For my entry I put together a collection of some of the autographs my husband/bandmate Ira and I have acquired over the years, separately and together. In order of acquisition:

This is Ira’s playbill and his story… but it’s my entry so I’ll tell it. He and his brother Neil went to see Sammy Davis Jr. live in the 70s, at a theater in the round, meaning performers had to come down an aisle through the audience to get on stage. When Neil realized they were sitting near Sammy’s aisle he pounced, climbing over a bunch of old ladies in order to shake Sammy’s hand like a true fanatic. After the show they each got autographs by sending their programs backstage. Someone else (Neil perhaps) wrote “To Ira” on the top, but the rest is authentic.

When I was about 20 years old I was taken with Ian Whitcomb for some reason. He had a couple of hits in the mid 60s with the catchy novelties “You Turn Me On” and “N-E-R-V-O-U-S!” He also produced Mae West’s pretty nutty pop album. Okay, that record’s kind of great, so maybe that’s why I wrote him a fan letter. He sent me some of his books about ragtime along with this card.

The only reason I own this (and apparently kept it for 30-plus years) is because it came inside the album by the band Monitor that I bought at a show of theirs in LA in 1981 or 82. Not original. The autograph, I mean. The band Monitor on the other hand, very original.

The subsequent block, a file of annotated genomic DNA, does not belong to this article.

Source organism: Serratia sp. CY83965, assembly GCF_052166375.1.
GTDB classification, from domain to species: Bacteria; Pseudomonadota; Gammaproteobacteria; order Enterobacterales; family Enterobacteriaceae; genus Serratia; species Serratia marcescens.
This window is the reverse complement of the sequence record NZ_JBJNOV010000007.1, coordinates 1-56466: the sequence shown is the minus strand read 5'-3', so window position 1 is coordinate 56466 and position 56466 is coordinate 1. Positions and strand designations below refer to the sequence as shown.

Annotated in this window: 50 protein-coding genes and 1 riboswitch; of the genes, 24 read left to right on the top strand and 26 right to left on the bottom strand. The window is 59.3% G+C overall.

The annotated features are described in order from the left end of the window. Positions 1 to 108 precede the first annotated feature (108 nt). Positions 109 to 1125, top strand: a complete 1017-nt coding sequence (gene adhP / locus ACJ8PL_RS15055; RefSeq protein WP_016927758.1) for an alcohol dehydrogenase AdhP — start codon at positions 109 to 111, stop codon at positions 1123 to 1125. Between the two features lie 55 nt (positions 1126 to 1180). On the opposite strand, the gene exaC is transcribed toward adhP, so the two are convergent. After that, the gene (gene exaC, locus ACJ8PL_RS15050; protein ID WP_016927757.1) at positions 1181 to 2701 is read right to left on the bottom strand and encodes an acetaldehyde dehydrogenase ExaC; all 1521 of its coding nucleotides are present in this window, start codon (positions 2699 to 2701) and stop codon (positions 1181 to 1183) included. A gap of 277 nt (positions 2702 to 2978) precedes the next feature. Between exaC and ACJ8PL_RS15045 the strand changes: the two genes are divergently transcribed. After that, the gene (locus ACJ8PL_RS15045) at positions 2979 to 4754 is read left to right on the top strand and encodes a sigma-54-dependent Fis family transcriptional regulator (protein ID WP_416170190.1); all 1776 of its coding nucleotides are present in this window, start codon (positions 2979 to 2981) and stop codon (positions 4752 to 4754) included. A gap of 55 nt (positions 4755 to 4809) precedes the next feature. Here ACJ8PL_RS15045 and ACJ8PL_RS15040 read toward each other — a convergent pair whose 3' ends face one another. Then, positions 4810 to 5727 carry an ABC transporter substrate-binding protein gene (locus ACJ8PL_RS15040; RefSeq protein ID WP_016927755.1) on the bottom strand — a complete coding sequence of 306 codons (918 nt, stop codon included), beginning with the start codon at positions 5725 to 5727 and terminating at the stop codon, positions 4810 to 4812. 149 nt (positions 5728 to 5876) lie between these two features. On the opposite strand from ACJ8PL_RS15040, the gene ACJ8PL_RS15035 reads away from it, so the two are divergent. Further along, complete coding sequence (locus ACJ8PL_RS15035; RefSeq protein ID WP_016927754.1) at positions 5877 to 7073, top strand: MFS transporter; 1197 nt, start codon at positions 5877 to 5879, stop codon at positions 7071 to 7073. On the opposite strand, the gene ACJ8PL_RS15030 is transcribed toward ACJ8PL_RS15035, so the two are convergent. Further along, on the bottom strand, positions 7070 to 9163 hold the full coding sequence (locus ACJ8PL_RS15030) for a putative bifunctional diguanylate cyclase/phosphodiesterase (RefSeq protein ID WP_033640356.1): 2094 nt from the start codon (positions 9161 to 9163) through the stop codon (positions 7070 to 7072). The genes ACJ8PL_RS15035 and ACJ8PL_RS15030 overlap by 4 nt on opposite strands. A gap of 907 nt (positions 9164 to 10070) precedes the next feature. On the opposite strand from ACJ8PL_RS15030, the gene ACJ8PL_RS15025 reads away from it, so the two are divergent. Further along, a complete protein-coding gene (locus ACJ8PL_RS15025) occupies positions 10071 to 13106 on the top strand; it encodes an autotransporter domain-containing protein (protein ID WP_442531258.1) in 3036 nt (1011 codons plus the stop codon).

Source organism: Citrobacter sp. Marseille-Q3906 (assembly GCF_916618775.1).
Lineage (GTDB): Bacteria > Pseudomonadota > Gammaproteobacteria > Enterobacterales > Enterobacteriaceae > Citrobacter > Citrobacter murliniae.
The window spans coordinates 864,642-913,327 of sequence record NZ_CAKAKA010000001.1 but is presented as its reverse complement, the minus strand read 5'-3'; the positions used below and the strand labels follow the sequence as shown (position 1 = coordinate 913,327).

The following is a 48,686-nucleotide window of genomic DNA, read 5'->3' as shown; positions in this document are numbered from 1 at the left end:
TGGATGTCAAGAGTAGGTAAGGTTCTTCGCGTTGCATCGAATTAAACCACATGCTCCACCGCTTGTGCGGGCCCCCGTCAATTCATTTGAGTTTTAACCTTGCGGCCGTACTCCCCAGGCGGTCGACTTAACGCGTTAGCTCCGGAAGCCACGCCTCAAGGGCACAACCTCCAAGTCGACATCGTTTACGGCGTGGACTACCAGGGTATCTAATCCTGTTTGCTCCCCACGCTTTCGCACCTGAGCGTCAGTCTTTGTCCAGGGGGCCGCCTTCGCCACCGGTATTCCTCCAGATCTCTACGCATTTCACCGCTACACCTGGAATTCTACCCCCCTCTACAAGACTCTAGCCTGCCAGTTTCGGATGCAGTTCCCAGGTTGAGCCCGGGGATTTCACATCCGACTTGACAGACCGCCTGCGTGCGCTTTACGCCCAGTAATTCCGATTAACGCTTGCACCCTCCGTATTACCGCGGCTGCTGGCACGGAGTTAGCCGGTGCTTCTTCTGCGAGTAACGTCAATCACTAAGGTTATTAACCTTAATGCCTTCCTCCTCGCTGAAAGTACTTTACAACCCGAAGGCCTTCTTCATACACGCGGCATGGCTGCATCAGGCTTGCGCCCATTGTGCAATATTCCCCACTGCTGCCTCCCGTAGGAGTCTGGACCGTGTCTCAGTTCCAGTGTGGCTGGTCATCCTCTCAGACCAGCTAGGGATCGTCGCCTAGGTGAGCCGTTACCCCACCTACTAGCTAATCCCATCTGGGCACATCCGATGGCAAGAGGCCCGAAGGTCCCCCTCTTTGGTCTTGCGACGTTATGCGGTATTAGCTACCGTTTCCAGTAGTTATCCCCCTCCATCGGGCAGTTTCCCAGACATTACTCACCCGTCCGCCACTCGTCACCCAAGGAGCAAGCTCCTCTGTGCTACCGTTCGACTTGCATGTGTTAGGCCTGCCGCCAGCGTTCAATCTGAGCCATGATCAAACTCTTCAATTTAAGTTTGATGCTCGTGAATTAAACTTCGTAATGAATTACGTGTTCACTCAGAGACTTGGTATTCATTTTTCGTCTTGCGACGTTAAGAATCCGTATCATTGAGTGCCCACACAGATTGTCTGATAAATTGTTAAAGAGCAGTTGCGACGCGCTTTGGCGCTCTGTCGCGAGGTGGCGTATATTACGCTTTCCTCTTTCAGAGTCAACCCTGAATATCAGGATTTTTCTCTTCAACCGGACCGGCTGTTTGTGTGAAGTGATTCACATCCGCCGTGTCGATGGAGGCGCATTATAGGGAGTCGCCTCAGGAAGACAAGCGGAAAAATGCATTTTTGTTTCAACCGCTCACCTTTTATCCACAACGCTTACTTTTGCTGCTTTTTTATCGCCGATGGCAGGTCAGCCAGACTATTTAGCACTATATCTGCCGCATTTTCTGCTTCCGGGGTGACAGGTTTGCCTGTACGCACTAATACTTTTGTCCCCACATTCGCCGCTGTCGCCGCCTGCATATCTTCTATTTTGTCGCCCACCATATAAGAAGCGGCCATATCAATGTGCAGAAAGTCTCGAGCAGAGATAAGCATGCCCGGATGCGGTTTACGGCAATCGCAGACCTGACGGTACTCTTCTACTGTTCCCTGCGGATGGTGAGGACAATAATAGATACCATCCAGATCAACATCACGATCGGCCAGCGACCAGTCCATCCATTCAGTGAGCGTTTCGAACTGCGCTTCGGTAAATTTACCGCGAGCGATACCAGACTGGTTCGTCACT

A friend found himself in Jack Riley’s presence and requested his autograph which he scrawled on the back of a call sheet. Jack Riley played Mr. Carlin on The Bob Newhart show for those who aren’t MeTV devotees. As you can see Mr. Carlin felt compelled to identify himself and make sure the recipient (Ira) knew why he was given this autograph.

A gift from Ira’s brother Adam.

I have no need for more autographs now that I have these. I asked both June and Johnny to sign my (now retired) snare drum when our band was lucky enough to open for them in 1994. The two of them each voiced their concern over blemishing the drum.

Chow Yun-Fat in The Killer, signed by JOHN WOO. A gift from another John Woo fan.